Nintendo Updates Repair Policy to Protect Staff from Customer Harassment
If you’re not the type to carefully read all updated terms and conditions, the below tweet from Nintendo Japan Support may miss you (don’t worry, it happened to us too). However, as indicated Sora News 24the latest update actually makes some pretty big, though painfully obvious changes to better protect your staff from customer harassment cases.
The changes come after a 2020 investigation into Japanese businesses by the Ministry of Health, Labor and Welfare, which identified key issues related to customer harassment.
The Repair Services Rules (found in the tweet above) now include a section titled “On Customer Harassment” which details the new ways the company is moving towards resolving the issue through a range of methods from denial of service to calling the police in more extreme cases.
Sora News 24 provides the following translation of the new manual additions:
When inquiring about product repair, please refrain from acting outside of the accepted norms (including, but not limited to, those listed below). If we find that such behavior has occurred, we may refuse to repair or replace your product. Moreover, if we consider such behavior to be particularly malicious, we will contact the police and lawyers to take appropriate action in response to it.
– Threats, intimidation or threatening behavior
– Insults or degrading remarks
– Violation of privacy
– Service requests that go beyond social norms, such as a request for free repairs beyond what is covered by the warranty.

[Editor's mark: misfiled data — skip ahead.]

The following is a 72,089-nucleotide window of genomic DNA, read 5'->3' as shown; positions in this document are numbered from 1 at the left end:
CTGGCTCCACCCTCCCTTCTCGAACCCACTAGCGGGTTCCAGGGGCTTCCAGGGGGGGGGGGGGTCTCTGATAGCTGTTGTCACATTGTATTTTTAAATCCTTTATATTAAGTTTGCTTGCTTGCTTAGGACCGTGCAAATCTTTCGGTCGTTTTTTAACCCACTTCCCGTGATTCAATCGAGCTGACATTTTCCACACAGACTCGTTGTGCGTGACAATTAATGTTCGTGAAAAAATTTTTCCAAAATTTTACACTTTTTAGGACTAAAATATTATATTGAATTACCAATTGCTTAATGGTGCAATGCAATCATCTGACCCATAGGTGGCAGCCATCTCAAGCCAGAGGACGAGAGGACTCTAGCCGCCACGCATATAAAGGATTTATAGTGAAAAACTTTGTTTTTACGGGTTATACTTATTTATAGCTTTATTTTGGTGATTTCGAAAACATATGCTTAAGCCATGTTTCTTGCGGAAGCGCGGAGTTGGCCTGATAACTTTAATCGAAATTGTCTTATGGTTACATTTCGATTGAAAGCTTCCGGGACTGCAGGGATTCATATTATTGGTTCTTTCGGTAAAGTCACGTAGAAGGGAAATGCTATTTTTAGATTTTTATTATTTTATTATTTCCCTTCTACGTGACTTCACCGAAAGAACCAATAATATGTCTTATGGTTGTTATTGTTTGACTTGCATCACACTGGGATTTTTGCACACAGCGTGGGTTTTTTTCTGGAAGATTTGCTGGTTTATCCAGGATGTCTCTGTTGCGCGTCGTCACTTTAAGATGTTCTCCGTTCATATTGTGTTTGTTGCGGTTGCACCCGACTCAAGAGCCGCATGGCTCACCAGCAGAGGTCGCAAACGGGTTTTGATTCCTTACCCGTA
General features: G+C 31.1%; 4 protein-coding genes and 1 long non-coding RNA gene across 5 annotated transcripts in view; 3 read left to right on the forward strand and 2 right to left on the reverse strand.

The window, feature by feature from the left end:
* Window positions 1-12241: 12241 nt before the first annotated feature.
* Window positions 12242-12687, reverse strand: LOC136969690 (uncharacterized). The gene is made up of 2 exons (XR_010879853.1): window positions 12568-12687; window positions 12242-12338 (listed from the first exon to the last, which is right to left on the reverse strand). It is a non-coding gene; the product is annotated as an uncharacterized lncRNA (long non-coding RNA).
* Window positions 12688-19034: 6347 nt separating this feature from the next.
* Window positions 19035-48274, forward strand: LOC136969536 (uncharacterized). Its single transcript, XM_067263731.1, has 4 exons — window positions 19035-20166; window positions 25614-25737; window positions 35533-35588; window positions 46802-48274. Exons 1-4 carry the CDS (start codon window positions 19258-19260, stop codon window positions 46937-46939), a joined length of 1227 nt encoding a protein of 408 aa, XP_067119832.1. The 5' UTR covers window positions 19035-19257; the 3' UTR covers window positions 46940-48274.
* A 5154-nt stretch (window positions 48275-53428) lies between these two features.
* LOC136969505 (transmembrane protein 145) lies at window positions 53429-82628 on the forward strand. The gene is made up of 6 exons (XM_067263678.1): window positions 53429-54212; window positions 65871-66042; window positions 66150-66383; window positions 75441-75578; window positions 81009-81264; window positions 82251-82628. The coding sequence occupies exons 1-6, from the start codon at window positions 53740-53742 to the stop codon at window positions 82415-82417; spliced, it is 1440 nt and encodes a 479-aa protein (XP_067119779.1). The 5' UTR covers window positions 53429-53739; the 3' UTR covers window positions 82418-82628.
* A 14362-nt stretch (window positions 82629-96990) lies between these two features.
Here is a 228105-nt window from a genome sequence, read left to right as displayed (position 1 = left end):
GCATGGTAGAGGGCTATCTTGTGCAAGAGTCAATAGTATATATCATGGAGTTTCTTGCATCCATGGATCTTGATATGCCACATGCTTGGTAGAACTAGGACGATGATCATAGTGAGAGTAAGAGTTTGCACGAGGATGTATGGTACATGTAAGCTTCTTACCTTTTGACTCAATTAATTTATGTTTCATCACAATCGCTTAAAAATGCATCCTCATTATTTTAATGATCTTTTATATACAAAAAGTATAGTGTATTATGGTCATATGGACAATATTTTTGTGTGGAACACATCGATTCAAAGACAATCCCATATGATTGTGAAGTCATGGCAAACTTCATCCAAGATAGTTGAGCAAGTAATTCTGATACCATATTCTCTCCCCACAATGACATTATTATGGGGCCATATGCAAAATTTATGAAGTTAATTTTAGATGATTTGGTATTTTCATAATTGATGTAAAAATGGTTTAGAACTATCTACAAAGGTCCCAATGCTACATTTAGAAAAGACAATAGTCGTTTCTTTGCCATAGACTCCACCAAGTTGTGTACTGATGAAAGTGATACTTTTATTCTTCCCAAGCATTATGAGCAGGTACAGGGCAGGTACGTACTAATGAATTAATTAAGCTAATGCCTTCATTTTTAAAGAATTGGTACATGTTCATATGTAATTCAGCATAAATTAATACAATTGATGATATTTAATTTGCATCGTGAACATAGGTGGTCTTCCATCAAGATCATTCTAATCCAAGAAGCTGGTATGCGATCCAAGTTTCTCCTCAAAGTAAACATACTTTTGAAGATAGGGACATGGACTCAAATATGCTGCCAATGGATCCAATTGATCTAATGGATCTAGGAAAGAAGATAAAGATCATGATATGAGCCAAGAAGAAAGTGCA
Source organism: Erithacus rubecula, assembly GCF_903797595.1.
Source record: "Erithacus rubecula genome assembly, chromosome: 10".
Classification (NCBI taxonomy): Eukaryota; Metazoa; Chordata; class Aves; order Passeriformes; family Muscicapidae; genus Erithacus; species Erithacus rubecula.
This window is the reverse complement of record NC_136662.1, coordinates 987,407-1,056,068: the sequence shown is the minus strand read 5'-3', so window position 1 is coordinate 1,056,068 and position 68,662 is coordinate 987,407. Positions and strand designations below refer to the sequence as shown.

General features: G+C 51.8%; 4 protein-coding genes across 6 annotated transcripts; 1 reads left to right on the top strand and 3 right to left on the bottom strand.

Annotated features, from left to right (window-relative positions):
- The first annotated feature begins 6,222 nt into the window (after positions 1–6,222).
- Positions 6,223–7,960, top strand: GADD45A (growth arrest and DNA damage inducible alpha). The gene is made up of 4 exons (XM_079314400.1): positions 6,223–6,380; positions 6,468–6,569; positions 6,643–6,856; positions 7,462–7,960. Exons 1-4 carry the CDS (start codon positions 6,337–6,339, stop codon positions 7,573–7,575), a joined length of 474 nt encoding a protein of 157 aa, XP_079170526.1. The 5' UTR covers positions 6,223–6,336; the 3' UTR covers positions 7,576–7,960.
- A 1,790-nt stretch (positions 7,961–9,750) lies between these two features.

– Unreasonable demands for an apology from the company or demands for people to be punished
– Behavior that prolongs wasted time, such as excessive repetition of the same request or complaint.
– Slander on social networks or the Internet
After reading the above list, you will see that these changes are by no means unreasonable. Many customer-facing jobs around the world are based on a similar set of guidelines designed to make everyone aware that the workforce is made up of people you know deserve to be treated accordingly.
While it may seem painfully obvious, writing things down is always a good idea. This prevents all kinds of “I was just kidding”, “That wasn’t even that aggressive” and “Does any of this say on your website” that can come up when employees ask to be treated with respect. We hope that the number of reports of customer harassment will decrease in line with these changes.
What do you think of the new Nintendo rules? Embody the level of kindness he asks for and let us know in the comments below!